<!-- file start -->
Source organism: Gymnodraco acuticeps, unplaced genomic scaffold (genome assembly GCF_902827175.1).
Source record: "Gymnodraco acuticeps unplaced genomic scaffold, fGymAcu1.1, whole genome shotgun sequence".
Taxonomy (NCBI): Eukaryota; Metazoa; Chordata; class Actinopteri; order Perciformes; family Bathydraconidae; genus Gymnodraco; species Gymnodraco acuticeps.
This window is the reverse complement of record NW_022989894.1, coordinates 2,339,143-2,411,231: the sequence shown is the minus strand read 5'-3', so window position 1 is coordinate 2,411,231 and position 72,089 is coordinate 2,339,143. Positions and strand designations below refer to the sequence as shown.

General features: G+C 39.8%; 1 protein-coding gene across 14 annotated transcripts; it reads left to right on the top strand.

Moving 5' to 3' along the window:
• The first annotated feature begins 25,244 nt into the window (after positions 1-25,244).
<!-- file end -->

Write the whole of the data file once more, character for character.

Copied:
Source organism: Gymnodraco acuticeps, unplaced genomic scaffold (genome assembly GCF_902827175.1).
Source record: "Gymnodraco acuticeps unplaced genomic scaffold, fGymAcu1.1, whole genome shotgun sequence".
Taxonomy (NCBI): Eukaryota; Metazoa; Chordata; class Actinopteri; order Perciformes; family Bathydraconidae; genus Gymnodraco; species Gymnodraco acuticeps.
This window is the reverse complement of record NW_022989894.1, coordinates 2,339,143-2,411,231: the sequence shown is the minus strand read 5'-3', so window position 1 is coordinate 2,411,231 and position 72,089 is coordinate 2,339,143. Positions and strand designations below refer to the sequence as shown.

General features: G+C 39.8%; 1 protein-coding gene across 14 annotated transcripts; it reads left to right on the top strand.

Moving 5' to 3' along the window:
• The first annotated feature begins 25,244 nt into the window (after positions 1-25,244).